“Greg is a very successful lawyer looking for a very expensive piece of arm candy. That’s all I was to him.”
“You would have been well taken care of,” Dennis countered. “You couldn’t hope for better -,”
“I don’t need to be taken care of financially,” Delta squared her shoulders against the back of the sofa. “I have money. I want to be with someone who can offer me more than that.”
“Do you realize how ridiculous you sound?” he asked.
“Do you realize how ridiculous you sound?”
He gave her a look that had always sent the staff running. Delta kept her spine stiff and waited. “God,” he finally breathed and glanced away from her, taking his chin in his hand. “Sometimes I wish you were more like your mother.”
“No, you don’t,” she said, and thought he almost smiled.
“No. But I could distract you with something shiny and be done with this conversation.” He glanced at her sideways and the smile she thought she’d seen crept into existence. “I should be flattered, I guess. You’re more like me – you know what you want and go after it.”
“I don’t think you’re giving Mom enough credit. She wanted a rich husband and she got one.”
“True.” He sighed again and some of the carefully held tension in his face and shoulders left him. He looked older. Tired. Wistful maybe. “I remember,” he mused, and she knew he was about to wax nostalgic, “you as just a little thing, hiding candy in the buttons of that sofa.”
A warm, welcome strand of emotion uncurled in her chest; they shared the same memory.
“You used to call me ‘Daddy’,” he said sadly, “you were this perfect little part of me. And then you…” he didn’t say it, but she knew what it was she’d done. The warm wine. The awkward tumble of shame and anxiety and excitement to be skin-on-skin with her high school sweetheart for the first time. The test stick. The panic. The clinic. The grief she’d poured into her pillow.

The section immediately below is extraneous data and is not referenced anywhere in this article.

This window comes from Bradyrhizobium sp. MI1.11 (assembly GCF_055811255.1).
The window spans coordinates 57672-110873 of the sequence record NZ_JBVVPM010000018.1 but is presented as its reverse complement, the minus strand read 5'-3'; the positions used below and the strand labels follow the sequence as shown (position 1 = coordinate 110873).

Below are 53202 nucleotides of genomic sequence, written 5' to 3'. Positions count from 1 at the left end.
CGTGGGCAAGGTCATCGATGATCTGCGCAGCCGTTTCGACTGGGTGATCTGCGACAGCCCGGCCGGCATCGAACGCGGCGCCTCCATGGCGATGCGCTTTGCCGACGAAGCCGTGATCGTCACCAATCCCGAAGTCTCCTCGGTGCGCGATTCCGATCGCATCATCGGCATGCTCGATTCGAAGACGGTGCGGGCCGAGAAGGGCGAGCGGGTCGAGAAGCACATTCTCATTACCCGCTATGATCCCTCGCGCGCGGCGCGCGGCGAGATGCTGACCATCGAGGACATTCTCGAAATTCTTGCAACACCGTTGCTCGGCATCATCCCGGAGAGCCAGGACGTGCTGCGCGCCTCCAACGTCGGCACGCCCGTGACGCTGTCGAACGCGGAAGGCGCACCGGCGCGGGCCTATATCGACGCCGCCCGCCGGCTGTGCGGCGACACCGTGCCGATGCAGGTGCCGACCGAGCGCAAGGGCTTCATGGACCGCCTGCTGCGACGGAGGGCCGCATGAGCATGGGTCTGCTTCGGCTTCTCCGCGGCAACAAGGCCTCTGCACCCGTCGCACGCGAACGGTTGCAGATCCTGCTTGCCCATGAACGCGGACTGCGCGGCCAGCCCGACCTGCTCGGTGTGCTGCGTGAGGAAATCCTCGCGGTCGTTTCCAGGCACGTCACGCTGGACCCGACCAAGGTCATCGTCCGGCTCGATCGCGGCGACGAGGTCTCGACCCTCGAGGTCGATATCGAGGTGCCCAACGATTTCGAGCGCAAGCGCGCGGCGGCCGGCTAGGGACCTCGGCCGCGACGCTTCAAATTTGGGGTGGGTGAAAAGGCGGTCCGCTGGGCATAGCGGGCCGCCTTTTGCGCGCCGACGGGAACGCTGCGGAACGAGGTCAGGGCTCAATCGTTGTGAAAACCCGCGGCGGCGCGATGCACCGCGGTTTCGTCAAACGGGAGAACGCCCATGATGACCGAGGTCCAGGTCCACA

She swallowed hard. “That didn’t change who I am.”
He ran a finger across the rim of an empty crystal tumbler in front of him. “Do you really believe that?”
Her eyes fell to the rug, to the toes of her high-heeled boots. “No,” she said quietly. “I didn’t used to be frightened all the time.”
“Are you afraid now?”
She knew he wasn’t speaking in general terms. Was she afraid of her new relationship? Of the tight ball of sentiments that kept expanding in her chest, drawing her in closer to Mike? That’s what he wanted to know. “A little,” she admitted, which was only half true because she was a lot afraid.
“Sometimes fear is our subconscious trying to warn us away from things,” he said in his patented, paternal voice full of what he thought was so much wisdom. When she’d been younger, hiding candy in sofa buttons, impressionable and impressed, he’d used that voice on her and she’d nodded along in complete agreement. Now, no matter how frightened she was, it had no effect on her.
She picked her eyes back up from the floor and met his. “Mike’s not a mistake,” she said, and putting it into words for the first time solidified it in her mind. He wasn’t. He really, really wasn’t. “I think…” she felt a smile tugging, “I think he might love me.”
“Thinking isn’t knowing,” Dennis warned.
“Thinking is better than anything I’ve ever had before.” She took a deep breath. “Please, Daddy, don’t make it hard for him to love me.”
He regarded her a long moment, finger lapping the tumbler’s rim four times, before he finally exhaled, shoulders dropping. “Something else you have in common with your mother: I could never refuse you anything.”